Living in the fast lane: top three driving trends of 2021 revealed
As COVID-19 hit the U.S. in early 2020, we experienced empty roads and a noticeable change in driving and transportation behaviors. When most states enacted shelter-in-place orders last spring, Arity’s data showed a 50% drop in total miles driven at the height of the pandemic.
What did this mean for businesses that focus on predicting driving risk?
Theoretically, fewer cars on the road in early 2020 should have meant fewer accidents, but that wasn’t necessarily the case. As it turns out, those who did get behind the wheel engaged in more dangerous behaviors like speeding, which led to the deadliest year for U.S. traffic crashes in more than a decade.
This is just one example of the type of insights that driving behavior data can provide. Understanding how driving trends are changing over time can help predict traffic patterns and inventory and staffing needs, enable strategic marketing initiatives, and more.
Driving trends today are a moving target
The shift in driving has continued to evolve in 2021 … and not in ways you might expect. As more and more people became vaccinated and people began to venture out again, you might expect trends to slowly start to swing back to our 2019 “normal,” but that’s not what’s happening. In fact, the number of miles driven hit the norm back in January 2020. Then a curious thing happened. Compared to the same period in 2019, in July 2021 people were driving even more miles than before … and they’re driving differently.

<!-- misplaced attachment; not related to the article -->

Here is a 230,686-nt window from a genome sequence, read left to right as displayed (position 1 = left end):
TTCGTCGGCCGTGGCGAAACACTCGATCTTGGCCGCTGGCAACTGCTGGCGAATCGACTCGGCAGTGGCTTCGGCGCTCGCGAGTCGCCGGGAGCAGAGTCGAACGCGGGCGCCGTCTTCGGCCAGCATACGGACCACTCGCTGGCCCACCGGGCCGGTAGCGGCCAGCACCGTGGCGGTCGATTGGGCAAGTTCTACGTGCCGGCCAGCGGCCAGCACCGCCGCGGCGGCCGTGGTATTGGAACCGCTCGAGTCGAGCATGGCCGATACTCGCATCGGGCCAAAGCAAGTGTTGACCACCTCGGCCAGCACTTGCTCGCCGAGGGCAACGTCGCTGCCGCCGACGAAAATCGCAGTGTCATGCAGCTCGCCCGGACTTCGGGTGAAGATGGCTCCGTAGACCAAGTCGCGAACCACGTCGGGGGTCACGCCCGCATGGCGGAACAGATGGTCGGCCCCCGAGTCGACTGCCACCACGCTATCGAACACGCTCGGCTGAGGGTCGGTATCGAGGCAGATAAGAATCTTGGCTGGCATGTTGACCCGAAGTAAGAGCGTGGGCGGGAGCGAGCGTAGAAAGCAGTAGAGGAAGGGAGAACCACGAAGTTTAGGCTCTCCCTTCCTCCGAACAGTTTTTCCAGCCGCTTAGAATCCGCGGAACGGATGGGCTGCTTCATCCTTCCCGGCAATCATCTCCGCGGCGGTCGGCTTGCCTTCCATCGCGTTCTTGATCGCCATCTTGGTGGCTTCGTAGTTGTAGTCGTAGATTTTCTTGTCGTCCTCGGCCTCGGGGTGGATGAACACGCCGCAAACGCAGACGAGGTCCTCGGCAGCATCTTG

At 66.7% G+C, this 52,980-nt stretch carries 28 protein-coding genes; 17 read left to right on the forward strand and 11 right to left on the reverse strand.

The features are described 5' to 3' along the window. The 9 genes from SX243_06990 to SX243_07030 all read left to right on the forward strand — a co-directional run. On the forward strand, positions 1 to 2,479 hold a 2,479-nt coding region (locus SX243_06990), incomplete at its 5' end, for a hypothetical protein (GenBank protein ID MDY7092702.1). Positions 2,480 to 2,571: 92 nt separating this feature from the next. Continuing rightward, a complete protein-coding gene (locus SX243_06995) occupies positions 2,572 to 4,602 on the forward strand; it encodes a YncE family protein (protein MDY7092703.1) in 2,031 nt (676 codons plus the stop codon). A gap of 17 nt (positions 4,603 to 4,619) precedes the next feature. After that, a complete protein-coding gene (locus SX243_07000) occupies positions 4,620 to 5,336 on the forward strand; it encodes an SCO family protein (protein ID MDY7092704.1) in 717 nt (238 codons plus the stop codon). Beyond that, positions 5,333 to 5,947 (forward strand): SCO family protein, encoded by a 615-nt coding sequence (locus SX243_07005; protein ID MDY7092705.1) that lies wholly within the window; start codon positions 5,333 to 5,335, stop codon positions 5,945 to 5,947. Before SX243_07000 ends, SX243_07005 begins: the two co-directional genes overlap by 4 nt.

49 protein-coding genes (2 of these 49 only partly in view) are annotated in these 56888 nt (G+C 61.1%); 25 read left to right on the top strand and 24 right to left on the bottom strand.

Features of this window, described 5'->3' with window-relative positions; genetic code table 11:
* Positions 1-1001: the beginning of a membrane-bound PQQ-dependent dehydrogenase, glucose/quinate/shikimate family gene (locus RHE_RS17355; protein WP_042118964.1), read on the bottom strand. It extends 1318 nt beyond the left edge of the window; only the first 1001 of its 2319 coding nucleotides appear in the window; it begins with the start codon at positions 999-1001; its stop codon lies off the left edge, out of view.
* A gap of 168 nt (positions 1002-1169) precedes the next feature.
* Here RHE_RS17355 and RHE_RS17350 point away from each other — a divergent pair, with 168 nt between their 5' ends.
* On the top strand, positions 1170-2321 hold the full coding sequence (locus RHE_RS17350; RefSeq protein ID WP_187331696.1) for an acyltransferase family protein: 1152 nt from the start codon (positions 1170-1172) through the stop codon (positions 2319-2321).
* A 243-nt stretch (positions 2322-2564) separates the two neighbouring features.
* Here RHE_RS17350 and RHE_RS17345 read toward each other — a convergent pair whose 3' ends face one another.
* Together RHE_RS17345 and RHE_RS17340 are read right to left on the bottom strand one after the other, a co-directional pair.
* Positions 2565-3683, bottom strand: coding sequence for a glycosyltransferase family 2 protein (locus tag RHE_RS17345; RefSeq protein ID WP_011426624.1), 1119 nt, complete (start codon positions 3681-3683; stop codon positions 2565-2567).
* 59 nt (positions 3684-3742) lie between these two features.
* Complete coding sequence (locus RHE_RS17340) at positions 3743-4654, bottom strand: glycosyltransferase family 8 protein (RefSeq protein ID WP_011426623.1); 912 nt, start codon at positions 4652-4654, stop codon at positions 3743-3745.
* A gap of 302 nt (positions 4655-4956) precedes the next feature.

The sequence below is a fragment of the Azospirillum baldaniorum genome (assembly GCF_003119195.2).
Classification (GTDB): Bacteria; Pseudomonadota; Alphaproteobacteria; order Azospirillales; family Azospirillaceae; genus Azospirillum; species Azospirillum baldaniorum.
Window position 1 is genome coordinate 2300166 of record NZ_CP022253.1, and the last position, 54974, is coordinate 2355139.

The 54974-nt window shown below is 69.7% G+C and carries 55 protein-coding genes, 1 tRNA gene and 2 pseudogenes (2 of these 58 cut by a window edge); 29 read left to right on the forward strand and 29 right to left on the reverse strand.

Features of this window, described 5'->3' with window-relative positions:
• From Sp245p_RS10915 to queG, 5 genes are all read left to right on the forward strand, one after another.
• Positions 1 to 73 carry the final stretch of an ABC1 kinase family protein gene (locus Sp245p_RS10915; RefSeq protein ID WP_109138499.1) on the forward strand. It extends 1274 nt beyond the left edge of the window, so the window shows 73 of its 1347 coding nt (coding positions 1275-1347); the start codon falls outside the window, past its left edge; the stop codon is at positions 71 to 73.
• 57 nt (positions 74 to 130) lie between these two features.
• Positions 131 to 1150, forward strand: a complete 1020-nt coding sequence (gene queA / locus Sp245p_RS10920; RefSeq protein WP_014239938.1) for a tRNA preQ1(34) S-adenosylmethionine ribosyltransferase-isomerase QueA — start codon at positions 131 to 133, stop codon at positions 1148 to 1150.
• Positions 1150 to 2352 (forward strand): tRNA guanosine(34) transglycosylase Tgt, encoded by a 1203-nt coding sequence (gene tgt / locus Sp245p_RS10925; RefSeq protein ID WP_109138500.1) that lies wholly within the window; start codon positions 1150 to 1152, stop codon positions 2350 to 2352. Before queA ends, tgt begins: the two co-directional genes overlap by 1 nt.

Arity looks at billions of miles of driving data from cars and smartphones and turns them into predictive insights. They paired those insights with consumer insights, gathered in February and March of 2021, around how their commuting and travel habits have changed and discovered three big driving trends:
- Drivers are driving even more now than they did before the pandemic
- People are driving faster for longer periods of time
- Drivers are tossing old commuting routines out the window
In order to help businesses find new opportunities and solve problems across the transportation system, we published this snapshot in a new report called “Life in the fast lane”. Here are the highlights.
Drivers are driving even more now than they did before the pandemic
Based on the latest Arity survey of nearly 2,000 U.S. adults, 76% of respondents reported making a change in their use of different modes of transportation due to COVID-19.
For many, this included a shift away from shared or public modes of transportation in favor of driving their own vehicles. Nearly 50% of riders reported using public transit or rideshare services less often.
They’re also flying less; 62% of study participants who reported that they usually fly said they are flying less in 2021.
Even though 1 in 2 pre-pandemic commuters no longer commute to work or commute less often, which may make us predict less traffic, these behavior changes have translated to more vehicles on the road and more road trips. In fact, total miles driven is up 8% for July 2021 compared to the same time in 2019.
People are driving faster for longer periods of time
During the height of the pandemic, when drivers reached speeds over 80 MPH, they sustained those speeds for considerably longer than they had before. While these instances of sustained high speeds have come down as traffic volume has increased, time spent at speed for these trips remains about 10% higher than pre-pandemic levels in 2019.